Each time Pablo Letelier drives through Sheridan Circle -- the site of his father Orlando's assassination five yars ago -- his heart is seized with two emotions: anger and love.

The 20-year old Georgetown University student understands the political significance of his father's murder in 1976. It is often called the most notorious crime of international terrorism ever committed in Washington. Killed with the former Chilean envoy was a young aide, Ronni Moffitt.

Two anti-Castro Cubans, Guillermo Novo Sampol and Alvin Ross Diaz, originally were convicted in the car-bombing assassinations, but then were acquitted in a recent trial.

Letelier asserted that the crime was "thought up and elaborated" by Chilean officials who never were tried. Juan Manuiel Contreras Sepulveda, former head of the Chilean secret police was indicted in the murder but Chilean courts have refused to extradite him.

"I've always thought that you shouldn't hate individuals," Letelier said. "If you know the source of the crime, in my father's case the structure of the Chilean regime under [president Augusto] Pinochet, then you can't hate specific people.

"Contreras is one man," he said. "But if Contreras was gone, there would be another Contreras."

Pablo's philosophy, he explains, developed during the two years following his father's death. Suddently, Pablo became "the son of Orlando Letelier."

"For some people, that's a burden," he says. "For some people it's just a tag. My three brothers and I react differently to it."

"For me, it's not a mystical inspiration. But I know what it means to be his son. I understand it. I accept it. And I know what should be done with it."

Right now, that means going to school. After Georgetown, where he will finish his studies in economics and international politics next month, Pablo will begin courses toward a master's degree at a Mexican university.

Ultimately, he wants to return to Chile where he will use his academic prepartion as "a functional member in the construction of a new democratic society there."

Pablo last saw Chile over eight years ago. He attended elementary school and some of junior high in Bethesda, while his father worked at the Inter-American Development Bank and then as socialist president Salvador Allende's ambassador to the United States. Pablo and his family moved back to Chile when Allende rearranged his government and named Orlando his foreign minister and then minister of defense in July 1973.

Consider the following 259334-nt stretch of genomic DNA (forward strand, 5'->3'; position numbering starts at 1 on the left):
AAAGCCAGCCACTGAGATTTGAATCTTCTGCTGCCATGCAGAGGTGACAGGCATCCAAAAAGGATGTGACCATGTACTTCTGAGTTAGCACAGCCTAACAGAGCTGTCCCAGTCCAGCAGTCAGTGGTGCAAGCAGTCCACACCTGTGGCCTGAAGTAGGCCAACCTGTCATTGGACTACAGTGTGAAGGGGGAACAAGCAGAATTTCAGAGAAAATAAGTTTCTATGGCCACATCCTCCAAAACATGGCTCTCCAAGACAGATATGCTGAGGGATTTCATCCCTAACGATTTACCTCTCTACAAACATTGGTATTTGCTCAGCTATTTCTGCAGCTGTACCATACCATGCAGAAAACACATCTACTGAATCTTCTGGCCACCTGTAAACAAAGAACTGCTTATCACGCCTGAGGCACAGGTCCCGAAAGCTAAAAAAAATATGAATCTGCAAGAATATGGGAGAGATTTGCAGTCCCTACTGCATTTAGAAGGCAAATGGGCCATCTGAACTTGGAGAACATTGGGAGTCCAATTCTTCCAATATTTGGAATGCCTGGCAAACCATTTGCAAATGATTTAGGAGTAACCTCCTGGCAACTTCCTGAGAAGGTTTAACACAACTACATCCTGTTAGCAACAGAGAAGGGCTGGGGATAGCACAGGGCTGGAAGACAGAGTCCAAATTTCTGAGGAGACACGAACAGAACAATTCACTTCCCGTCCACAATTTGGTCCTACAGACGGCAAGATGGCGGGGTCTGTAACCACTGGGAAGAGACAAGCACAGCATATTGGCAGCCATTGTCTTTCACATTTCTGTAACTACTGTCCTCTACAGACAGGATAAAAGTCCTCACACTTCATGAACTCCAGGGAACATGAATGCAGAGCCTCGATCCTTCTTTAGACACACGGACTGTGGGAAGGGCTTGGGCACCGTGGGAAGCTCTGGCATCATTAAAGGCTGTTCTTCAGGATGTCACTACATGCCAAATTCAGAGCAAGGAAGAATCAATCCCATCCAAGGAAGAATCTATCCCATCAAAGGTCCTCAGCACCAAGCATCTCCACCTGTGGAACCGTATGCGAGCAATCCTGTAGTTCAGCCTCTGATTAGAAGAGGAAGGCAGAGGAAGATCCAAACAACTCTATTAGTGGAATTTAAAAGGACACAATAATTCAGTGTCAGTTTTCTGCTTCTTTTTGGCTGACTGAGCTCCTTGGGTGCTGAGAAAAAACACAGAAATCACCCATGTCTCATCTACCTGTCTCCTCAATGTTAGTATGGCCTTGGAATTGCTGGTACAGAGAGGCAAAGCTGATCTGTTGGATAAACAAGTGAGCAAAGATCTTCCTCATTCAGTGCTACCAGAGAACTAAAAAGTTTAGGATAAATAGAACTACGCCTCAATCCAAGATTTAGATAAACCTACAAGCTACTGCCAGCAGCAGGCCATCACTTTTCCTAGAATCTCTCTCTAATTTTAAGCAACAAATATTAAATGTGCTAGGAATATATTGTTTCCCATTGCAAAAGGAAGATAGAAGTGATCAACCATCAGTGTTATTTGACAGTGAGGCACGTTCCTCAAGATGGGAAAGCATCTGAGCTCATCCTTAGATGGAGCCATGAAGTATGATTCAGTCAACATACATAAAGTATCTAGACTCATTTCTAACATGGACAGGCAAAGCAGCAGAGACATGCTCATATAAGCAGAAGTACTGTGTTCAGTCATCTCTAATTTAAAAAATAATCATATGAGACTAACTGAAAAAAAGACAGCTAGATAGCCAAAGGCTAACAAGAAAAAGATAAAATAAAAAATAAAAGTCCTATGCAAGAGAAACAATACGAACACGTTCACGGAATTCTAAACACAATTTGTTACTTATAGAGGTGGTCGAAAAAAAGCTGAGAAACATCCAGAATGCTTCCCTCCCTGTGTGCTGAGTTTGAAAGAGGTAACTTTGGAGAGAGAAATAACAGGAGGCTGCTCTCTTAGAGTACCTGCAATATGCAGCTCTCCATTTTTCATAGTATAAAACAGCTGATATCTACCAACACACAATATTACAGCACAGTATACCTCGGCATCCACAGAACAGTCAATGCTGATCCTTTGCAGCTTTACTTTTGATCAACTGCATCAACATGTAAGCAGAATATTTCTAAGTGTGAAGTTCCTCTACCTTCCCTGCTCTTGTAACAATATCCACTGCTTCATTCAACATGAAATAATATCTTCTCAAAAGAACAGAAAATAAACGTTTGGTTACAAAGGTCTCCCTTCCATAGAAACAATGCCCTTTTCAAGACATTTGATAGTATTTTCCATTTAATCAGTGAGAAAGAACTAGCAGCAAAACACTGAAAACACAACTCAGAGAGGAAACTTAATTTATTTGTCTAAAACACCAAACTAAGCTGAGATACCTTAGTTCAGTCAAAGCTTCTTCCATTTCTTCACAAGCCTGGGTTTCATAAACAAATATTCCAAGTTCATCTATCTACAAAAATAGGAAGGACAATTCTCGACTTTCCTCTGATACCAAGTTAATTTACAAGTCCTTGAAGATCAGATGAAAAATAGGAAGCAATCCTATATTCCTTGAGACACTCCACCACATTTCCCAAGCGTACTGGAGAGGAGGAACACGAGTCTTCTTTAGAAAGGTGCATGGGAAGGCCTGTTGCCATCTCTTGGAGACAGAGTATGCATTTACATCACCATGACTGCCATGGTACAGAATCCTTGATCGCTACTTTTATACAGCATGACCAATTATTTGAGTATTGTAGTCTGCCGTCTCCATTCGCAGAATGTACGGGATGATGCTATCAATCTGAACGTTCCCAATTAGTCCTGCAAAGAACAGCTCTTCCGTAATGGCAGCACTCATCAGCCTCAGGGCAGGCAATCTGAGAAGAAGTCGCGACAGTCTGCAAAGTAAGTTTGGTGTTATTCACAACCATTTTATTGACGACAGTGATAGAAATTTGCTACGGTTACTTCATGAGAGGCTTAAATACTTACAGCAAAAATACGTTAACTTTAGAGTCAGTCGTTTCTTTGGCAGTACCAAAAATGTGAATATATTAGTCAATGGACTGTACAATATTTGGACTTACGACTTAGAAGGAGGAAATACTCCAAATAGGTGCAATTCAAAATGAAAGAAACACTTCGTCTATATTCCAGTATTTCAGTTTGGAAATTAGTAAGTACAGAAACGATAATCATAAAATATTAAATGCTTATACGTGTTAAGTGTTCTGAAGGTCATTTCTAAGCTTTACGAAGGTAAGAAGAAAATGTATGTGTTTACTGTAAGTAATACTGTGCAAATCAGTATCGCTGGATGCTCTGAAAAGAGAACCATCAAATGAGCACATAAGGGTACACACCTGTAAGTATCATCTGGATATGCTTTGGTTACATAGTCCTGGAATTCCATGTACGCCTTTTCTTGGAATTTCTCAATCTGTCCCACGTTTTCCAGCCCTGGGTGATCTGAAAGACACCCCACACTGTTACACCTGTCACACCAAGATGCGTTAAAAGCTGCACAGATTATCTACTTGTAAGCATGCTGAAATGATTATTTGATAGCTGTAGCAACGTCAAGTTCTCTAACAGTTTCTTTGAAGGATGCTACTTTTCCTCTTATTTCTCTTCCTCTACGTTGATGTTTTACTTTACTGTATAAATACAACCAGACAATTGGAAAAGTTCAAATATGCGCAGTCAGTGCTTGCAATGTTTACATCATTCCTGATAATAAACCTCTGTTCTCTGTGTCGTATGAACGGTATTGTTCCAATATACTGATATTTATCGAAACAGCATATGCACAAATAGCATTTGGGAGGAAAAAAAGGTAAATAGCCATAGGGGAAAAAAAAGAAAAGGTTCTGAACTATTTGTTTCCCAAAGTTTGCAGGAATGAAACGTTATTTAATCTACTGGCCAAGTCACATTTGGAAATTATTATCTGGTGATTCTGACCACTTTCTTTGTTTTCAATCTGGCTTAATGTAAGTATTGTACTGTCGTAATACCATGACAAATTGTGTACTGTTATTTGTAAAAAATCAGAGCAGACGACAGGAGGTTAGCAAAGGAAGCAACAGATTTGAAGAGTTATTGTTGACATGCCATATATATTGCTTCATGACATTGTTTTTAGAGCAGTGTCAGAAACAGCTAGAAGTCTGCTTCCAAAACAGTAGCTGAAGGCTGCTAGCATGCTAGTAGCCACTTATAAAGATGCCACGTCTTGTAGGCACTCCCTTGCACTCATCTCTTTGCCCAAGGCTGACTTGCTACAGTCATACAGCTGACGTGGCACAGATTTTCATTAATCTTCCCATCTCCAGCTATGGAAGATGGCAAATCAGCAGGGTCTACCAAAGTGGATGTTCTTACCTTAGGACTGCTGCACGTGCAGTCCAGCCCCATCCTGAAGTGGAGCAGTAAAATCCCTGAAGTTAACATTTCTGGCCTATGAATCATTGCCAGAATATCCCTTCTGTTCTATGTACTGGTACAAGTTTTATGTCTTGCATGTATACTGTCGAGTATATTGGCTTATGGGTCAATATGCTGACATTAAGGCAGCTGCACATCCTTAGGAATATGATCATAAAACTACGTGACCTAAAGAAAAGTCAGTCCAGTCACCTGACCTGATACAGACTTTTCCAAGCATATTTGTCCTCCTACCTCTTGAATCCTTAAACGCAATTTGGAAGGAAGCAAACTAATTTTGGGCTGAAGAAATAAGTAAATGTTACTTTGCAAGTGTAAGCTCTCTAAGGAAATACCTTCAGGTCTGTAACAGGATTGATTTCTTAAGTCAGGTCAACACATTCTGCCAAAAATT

Two months later, Allende died when his government was seized in a coup by Gen. Pinochet.

The new government soon jailed Orlando and other Allende supporters on Dawson Island, a tiny island 700 miles north of the Antartic Circle. Later, Pablo saw his father at an army base in Santiago before he again was jailed.

"That was a terribly shocking experience," Pablo remembers. "Before he was imprisioned, my father was a large man, he had a very large build. But when we saw him at the base, he had a crop haircut and he was very skinny."

"But worse than that," he adds, "was that as we spoke with him, we were surrounded by military guards.

An intense campaign by U.S. congressmen, civil right and libertarian groups here and abroad let to Letelier's release nine months later. The family returned to United States and settled into a new home in Bethesda.

Pablo lived "the protected and sheltered life of suburbia" until the day his father was assassinated.

"My aunt came to pick my brothers and me up at Walt Whitman High School that day," Pablo recalls. "I didn't really know what was going on. There were news flashes on the radio -- all of them with different stories about what had happened to my father."

"Finally my brother said, 'Pablo, do you know what happened? They put a bomb in Dad's car."

Orlando was dead by the time they arrived at the hospital.

"When this is over," their mother told the four boys, "I just want you to remember not to hate anyone."

Today, Pablo says he wants to carry on his father's political work, fighting against the repression of the current Chilean government. But Pablo says he cannot follow in Orlando's footsteps exactly.

"I still have my individuality," he says.

In the next breath, talking about the dangers of political opposition in Chile, he quotes his father: "If I let my legs tremble now, I may not be able to go on."